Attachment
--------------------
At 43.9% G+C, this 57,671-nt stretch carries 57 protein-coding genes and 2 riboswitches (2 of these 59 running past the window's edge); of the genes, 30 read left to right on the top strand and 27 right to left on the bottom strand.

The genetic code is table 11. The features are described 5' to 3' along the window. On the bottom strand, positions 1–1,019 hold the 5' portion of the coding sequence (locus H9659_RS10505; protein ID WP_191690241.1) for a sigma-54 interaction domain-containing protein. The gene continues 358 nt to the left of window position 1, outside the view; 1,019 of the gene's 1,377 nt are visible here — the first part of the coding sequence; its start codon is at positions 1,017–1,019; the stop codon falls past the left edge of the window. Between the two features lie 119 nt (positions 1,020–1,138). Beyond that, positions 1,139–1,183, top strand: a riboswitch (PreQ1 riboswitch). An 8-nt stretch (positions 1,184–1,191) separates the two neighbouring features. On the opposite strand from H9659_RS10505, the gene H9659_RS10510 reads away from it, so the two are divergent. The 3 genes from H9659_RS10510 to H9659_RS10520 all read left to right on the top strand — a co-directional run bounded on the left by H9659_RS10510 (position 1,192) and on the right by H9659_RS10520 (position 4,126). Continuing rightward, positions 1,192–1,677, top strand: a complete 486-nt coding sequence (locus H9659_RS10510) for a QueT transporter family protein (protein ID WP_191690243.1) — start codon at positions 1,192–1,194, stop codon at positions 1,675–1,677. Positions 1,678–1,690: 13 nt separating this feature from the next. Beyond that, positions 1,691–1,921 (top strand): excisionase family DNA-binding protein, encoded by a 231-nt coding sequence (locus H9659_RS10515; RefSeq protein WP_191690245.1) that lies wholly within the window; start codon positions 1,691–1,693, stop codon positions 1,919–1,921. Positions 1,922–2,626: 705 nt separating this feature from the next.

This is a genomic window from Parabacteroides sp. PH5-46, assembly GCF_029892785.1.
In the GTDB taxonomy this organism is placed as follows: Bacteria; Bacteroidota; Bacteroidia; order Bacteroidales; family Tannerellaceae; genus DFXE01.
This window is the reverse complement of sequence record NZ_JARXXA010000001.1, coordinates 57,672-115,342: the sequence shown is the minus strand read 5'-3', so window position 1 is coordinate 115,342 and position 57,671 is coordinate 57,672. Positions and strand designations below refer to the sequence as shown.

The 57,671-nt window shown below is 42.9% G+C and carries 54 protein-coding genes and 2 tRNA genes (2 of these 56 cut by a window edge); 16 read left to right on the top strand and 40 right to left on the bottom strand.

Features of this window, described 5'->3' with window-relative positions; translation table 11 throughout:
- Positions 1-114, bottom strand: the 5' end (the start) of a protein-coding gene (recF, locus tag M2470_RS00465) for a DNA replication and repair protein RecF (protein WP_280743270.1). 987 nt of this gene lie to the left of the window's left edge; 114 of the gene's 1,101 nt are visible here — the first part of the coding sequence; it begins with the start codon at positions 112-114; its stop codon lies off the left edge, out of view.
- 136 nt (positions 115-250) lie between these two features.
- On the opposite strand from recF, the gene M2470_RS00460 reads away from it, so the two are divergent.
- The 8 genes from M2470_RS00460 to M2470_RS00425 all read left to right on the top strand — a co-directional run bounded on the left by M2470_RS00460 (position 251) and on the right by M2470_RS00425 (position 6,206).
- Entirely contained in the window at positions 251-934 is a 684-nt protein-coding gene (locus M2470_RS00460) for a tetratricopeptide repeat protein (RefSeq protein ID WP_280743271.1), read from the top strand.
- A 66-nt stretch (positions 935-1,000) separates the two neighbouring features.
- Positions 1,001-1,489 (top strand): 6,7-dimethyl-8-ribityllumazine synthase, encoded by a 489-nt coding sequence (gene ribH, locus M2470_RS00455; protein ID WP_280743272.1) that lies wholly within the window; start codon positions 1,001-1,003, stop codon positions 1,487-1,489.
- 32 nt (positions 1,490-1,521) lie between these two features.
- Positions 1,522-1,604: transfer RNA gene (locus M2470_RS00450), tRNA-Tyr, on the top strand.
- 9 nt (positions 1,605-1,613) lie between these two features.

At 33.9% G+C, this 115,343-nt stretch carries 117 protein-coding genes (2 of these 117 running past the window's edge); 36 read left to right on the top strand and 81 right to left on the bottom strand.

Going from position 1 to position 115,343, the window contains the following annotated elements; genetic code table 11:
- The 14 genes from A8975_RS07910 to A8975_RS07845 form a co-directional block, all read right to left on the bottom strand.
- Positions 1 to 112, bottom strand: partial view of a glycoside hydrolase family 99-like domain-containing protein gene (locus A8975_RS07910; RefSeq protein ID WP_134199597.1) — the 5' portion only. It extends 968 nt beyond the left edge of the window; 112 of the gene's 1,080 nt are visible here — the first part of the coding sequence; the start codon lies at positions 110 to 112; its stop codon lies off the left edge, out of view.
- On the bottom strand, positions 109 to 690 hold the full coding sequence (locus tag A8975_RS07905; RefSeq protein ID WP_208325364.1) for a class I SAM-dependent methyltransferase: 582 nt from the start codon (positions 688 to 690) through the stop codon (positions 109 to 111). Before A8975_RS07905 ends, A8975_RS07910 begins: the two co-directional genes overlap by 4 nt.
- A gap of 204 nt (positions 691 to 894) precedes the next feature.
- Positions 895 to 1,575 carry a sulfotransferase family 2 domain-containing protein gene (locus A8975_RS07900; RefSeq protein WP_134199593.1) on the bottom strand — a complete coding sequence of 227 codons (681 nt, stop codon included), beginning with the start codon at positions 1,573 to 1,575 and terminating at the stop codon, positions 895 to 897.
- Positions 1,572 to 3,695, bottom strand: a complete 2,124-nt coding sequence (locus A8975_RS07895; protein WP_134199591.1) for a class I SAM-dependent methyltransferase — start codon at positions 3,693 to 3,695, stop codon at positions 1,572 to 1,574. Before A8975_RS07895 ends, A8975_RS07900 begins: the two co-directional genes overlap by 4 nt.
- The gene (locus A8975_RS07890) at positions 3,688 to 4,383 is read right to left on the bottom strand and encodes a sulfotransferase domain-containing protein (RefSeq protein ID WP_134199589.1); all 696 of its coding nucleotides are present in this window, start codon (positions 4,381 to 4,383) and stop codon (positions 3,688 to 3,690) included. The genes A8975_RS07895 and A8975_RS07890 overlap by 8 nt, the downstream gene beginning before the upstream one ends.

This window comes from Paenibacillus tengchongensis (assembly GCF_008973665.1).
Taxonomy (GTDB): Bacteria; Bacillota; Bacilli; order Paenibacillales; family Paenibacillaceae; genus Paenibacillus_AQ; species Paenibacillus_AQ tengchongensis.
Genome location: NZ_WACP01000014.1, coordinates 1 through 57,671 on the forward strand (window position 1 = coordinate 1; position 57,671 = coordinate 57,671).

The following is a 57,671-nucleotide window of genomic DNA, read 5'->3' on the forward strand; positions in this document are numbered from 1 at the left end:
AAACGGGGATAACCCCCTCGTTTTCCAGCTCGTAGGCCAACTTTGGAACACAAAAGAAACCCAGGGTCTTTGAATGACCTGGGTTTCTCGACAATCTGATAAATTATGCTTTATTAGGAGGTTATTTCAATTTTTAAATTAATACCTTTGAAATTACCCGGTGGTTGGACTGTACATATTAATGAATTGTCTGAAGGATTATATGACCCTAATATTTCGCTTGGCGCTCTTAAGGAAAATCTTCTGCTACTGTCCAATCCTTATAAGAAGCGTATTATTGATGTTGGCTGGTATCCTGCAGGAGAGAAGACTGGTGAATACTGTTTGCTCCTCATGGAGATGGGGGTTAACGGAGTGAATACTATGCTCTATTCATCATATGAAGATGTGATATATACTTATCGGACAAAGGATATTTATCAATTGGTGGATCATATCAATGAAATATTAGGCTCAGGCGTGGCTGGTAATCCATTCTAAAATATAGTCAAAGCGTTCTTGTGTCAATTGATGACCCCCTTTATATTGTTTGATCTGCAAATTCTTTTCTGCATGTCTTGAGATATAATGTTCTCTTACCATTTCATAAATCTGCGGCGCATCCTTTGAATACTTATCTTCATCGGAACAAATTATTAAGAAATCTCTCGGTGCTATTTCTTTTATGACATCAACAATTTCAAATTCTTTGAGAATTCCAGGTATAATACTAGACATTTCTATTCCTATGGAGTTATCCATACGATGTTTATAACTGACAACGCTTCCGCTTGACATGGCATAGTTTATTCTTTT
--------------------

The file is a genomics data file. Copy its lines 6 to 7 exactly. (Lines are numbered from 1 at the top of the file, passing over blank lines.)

The 57,671-nt window shown below is 42.9% G+C and carries 54 protein-coding genes and 2 tRNA genes (2 of these 56 cut by a window edge); 16 read left to right on the top strand and 40 right to left on the bottom strand.

Features of this window, described 5'->3' with window-relative positions; translation table 11 throughout: